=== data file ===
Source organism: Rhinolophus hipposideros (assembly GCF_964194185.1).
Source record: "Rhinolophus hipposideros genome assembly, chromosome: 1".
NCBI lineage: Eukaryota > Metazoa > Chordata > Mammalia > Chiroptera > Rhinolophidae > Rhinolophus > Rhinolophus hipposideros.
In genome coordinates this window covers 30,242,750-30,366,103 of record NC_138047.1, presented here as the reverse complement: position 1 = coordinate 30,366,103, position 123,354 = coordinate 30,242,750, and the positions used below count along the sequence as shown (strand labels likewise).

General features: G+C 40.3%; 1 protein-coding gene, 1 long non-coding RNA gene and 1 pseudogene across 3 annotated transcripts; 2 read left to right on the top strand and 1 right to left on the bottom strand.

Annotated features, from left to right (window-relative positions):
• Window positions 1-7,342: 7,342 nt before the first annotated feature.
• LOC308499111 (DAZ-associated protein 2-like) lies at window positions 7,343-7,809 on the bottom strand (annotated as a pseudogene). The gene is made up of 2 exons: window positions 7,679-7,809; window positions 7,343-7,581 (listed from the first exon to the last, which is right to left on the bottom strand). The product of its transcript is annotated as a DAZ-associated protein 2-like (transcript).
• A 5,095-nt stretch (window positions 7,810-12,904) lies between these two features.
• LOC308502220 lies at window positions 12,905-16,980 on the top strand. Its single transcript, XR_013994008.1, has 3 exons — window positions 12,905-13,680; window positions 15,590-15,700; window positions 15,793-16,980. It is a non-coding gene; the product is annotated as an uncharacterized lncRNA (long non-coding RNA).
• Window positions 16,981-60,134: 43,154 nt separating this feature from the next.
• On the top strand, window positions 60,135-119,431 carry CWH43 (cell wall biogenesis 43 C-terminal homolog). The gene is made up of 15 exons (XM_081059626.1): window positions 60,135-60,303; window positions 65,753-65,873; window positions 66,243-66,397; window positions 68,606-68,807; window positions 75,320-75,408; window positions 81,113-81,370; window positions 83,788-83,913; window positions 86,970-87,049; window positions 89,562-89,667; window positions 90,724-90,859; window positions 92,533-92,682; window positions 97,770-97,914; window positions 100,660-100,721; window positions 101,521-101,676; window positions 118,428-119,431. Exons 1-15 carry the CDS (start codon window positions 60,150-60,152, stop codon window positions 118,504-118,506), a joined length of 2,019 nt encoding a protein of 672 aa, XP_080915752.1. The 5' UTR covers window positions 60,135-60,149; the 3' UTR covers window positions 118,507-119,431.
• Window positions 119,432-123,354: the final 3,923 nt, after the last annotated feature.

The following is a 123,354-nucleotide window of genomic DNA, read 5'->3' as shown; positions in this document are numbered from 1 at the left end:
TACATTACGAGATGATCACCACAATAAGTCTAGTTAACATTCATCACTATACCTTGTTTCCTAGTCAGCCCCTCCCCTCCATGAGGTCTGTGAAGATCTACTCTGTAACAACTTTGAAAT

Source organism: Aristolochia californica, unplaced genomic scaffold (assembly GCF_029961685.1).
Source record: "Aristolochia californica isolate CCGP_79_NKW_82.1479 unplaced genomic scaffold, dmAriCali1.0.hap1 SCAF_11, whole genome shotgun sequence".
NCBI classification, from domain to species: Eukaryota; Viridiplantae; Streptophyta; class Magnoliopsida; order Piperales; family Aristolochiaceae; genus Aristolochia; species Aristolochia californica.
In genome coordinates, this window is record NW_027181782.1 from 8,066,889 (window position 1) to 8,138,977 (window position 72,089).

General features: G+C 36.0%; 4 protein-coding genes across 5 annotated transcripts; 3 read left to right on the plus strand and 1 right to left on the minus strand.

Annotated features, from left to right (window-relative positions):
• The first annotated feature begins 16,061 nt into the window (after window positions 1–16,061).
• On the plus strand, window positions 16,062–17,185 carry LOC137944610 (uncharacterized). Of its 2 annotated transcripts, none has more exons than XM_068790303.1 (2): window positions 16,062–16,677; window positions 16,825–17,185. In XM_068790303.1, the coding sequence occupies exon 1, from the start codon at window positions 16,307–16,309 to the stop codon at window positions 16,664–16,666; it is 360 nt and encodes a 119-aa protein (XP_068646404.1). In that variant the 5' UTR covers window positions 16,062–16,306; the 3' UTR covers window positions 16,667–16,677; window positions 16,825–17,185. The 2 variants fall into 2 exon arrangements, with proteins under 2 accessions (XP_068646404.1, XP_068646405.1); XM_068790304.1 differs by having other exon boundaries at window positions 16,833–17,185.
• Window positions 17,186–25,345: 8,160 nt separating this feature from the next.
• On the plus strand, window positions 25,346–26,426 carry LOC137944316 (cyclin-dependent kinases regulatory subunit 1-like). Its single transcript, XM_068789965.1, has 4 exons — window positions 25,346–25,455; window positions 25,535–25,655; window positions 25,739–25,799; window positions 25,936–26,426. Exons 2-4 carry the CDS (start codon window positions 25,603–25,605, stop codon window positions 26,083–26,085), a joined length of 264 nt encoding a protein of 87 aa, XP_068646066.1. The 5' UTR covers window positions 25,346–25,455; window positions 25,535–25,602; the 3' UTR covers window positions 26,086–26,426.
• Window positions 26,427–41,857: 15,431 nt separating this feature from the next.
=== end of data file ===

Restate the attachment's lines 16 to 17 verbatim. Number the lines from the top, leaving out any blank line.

Source organism: Aristolochia californica, unplaced genomic scaffold (assembly GCF_029961685.1).
Source record: "Aristolochia californica isolate CCGP_79_NKW_82.1479 unplaced genomic scaffold, dmAriCali1.0.hap1 SCAF_11, whole genome shotgun sequence".